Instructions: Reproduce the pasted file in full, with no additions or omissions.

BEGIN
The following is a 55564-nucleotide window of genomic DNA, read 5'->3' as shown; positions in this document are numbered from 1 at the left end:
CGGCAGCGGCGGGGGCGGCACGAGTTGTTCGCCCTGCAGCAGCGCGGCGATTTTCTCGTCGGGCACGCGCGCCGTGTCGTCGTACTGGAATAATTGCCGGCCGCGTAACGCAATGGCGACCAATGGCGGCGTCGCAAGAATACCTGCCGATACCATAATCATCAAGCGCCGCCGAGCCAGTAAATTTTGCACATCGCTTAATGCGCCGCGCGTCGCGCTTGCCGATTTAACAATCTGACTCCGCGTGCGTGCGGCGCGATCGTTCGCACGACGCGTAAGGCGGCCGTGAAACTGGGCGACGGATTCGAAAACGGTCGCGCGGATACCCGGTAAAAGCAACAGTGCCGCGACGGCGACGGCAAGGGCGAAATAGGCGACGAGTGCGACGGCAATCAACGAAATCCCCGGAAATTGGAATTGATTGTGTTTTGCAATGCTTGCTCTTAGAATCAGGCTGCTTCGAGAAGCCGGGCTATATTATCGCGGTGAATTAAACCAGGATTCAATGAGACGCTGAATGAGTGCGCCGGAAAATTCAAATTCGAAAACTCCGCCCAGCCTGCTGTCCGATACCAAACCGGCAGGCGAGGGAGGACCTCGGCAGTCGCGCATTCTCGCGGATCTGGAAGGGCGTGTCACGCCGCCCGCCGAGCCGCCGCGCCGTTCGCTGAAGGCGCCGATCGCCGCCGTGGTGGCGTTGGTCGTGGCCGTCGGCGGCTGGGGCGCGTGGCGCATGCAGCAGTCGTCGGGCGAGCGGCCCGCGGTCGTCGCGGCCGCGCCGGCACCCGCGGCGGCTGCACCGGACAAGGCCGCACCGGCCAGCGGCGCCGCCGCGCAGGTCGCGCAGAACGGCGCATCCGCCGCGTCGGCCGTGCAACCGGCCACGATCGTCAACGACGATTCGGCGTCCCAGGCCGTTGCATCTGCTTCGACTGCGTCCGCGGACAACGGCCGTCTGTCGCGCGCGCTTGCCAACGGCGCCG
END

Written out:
The following is a 55564-nucleotide window of genomic DNA, read 5'->3' as shown; positions in this document are numbered from 1 at the left end:
CGGCAGCGGCGGGGGCGGCACGAGTTGTTCGCCCTGCAGCAGCGCGGCGATTTTCTCGTCGGGCACGCGCGCCGTGTCGTCGTACTGGAATAATTGCCGGCCGCGTAACGCAATGGCGACCAATGGCGGCGTCGCAAGAATACCTGCCGATACCATAATCATCAAGCGCCGCCGAGCCAGTAAATTTTGCACATCGCTTAATGCGCCGCGCGTCGCGCTTGCCGATTTAACAATCTGACTCCGCGTGCGTGCGGCGCGATCGTTCGCACGACGCGTAAGGCGGCCGTGAAACTGGGCGACGGATTCGAAAACGGTCGCGCGGATACCCGGTAAAAGCAACAGTGCCGCGACGGCGACGGCAAGGGCGAAATAGGCGACGAGTGCGACGGCAATCAACGAAATCCCCGGAAATTGGAATTGATTGTGTTTTGCAATGCTTGCTCTTAGAATCAGGCTGCTTCGAGAAGCCGGGCTATATTATCGCGGTGAATTAAACCAGGATTCAATGAGACGCTGAATGAGTGCGCCGGAAAATTCAAATTCGAAAACTCCGCCCAGCCTGCTGTCCGATACCAAACCGGCAGGCGAGGGAGGACCTCGGCAGTCGCGCATTCTCGCGGATCTGGAAGGGCGTGTCACGCCGCCCGCCGAGCCGCCGCGCCGTTCGCTGAAGGCGCCGATCGCCGCCGTGGTGGCGTTGGTCGTGGCCGTCGGCGGCTGGGGCGCGTGGCGCATGCAGCAGTCGTCGGGCGAGCGGCCCGCGGTCGTCGCGGCCGCGCCGGCACCCGCGGCGGCTGCACCGGACAAGGCCGCACCGGCCAGCGGCGCCGCCGCGCAGGTCGCGCAGAACGGCGCATCCGCCGCGTCGGCCGTGCAACCGGCCACGATCGTCAACGACGATTCGGCGTCCCAGGCCGTTGCATCTGCTTCGACTGCGTCCGCGGACAACGGCCGTCTGTCGCGCGCGCTTGCCAACGGCGCCG